Nor do the possibilities stop at trees; I am told you can even graft the top of a tomato plant onto the bottom of a potato plant – they are both in the nightshade family – and get both vegetables from the same organism.
Nor are you limited to one scion; in theory, you can attach as many scions as your root-stock tree has branches. You can even attach multiple kinds of apple; one man in Britain has grown a single tree, planted 25 years ago, and attached 250 separate scions onto it, making it the only tree in the world to yield that many kinds of fruit.
It’s best to graft in winter or spring, when the trees are as dormant as possible – the people at Seed Savers say they cut scions in December, store them in sand in cool dry place, and graft them in February or March. To try grafting you need the following things:
To graft a branch, you have to cut the scion off the desirable-fruit tree, and cut a branch of similar diameter off the hardy stock tree. If you’re trying this for the first time, the best thing might be to use a sapling, 6 months to 1 year old, as the stock, and the scion can be grafted onto its stem and become its top half.
Make a very slanted, diagonal cut at the top end of the stock, so that a long strip of bark is exposed. Then, rotate the sapling to the other side and cut it in the other direction, making an upside-down V shape. Finally, take the scion and make a similar cut the other way, so that the two dove-tail together. There are many other cuts that could be used, but this is one of the simplest.
The idea here is to expose as much of the cambium – the green layer under the bark – as possible, and to lay the stock’s and scion’s cambium touching each other. That’s the living part of the tree, where healing takes place, and that’s the part that will grow back together. The experts I talked to also recommend cutting off the tip of the scion after grafting, anything more than three buds up, so the tree will concentrate its growth into the most viable section.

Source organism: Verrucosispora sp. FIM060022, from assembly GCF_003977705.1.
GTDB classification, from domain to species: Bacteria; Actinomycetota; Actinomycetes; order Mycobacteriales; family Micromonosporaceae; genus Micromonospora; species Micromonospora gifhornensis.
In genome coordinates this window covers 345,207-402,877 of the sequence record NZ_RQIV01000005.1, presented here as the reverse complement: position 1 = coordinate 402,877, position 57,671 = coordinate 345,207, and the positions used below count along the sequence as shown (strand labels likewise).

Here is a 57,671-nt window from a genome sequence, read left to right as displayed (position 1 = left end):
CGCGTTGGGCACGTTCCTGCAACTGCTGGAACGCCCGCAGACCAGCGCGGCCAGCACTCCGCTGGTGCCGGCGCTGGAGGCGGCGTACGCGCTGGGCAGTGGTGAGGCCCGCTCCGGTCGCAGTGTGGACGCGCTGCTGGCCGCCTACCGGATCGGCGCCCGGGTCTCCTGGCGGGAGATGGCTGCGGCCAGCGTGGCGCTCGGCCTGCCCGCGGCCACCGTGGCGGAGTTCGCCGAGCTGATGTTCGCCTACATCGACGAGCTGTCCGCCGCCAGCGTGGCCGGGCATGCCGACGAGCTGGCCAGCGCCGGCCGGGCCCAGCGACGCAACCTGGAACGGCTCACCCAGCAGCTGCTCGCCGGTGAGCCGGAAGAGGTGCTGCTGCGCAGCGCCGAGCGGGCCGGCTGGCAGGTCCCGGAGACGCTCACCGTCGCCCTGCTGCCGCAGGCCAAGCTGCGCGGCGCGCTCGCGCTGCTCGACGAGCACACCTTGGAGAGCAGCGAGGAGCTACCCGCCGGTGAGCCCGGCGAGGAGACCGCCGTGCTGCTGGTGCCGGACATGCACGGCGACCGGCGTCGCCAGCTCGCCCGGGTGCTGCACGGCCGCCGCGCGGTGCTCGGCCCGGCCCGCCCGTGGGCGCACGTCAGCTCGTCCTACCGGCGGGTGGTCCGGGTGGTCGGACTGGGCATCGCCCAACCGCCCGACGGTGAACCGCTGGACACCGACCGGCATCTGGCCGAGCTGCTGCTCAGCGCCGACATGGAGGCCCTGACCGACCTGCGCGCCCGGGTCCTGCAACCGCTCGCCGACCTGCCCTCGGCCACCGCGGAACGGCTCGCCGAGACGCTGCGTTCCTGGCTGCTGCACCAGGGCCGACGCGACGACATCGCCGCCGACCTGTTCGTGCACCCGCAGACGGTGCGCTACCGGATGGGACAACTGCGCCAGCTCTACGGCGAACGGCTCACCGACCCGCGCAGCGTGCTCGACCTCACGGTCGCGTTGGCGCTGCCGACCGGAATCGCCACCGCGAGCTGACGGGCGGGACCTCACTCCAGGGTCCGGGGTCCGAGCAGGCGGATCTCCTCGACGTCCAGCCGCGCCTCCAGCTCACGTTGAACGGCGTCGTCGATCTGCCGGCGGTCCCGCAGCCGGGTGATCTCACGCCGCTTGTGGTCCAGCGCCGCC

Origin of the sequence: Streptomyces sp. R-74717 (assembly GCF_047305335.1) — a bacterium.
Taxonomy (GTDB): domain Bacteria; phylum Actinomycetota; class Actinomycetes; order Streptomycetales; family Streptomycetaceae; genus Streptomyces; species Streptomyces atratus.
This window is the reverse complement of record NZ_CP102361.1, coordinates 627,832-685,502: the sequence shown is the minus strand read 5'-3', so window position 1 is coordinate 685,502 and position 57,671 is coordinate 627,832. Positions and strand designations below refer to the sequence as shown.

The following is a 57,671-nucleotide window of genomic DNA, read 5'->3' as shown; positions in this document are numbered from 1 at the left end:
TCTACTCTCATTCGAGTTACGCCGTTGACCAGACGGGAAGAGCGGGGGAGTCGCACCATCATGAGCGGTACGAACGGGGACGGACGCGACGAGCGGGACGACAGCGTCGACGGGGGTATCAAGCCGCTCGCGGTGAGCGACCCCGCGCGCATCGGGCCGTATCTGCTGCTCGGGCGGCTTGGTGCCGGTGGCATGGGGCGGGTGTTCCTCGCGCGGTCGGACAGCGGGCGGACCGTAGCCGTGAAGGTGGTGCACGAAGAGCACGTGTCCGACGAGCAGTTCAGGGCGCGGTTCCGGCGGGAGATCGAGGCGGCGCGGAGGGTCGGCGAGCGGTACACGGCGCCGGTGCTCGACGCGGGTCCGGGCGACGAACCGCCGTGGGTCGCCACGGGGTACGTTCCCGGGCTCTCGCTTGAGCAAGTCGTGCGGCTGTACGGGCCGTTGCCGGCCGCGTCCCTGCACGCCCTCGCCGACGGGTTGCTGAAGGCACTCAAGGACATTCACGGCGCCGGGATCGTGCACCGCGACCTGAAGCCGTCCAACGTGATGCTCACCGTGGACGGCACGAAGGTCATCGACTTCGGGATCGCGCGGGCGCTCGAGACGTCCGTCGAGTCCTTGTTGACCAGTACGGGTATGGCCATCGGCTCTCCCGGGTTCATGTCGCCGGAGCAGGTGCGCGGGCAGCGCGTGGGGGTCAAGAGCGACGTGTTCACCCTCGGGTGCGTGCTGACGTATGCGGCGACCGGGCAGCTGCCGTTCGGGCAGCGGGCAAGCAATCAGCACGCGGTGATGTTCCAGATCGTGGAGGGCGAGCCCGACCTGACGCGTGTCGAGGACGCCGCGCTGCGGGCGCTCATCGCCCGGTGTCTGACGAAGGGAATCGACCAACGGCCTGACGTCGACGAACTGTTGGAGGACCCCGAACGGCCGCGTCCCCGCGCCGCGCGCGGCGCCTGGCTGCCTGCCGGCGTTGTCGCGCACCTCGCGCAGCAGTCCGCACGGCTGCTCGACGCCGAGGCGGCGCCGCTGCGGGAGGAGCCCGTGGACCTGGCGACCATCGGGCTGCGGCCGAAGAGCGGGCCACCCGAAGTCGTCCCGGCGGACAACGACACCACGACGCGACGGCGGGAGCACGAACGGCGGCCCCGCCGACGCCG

Fit the two as tightly and perfectly as you can, and then make sure they stay together. Some people take sticks of wood and lay them against the dove-tailed branches to keep them in place. In any case, wrap the entire thing together in bandages or grafting tape. What you’ve done, effectively, is make a splint for the tree to grow back just as broken bones would.
Finally, light the candle – you were wondering what that was for, didn’t you? – and drip wax onto the wrapped bandages until the entire thing is sealed away from bacteria and fungus. This is an optional step, though – some grafters preferring to simply wrap the stems together or use sealing paste like Lac Balsam, which does not need to be heated. If you do use wax, use it sparingly, lest the heat damage the tissues.
If you want to try grafting yourself, it’s best to take a course or talk to an expert first, or at least look at a lot more detailed information in books and the Internet; gardening centres around you might have courses available. Once you get it right, though, you can start experimenting with turning a single tree into an orchard.
This article was written with generous advice from the grafting experts at Irish Seed Savers, County Clare, Ireland, which specialise in conserving heirloom varieties. Look them up here.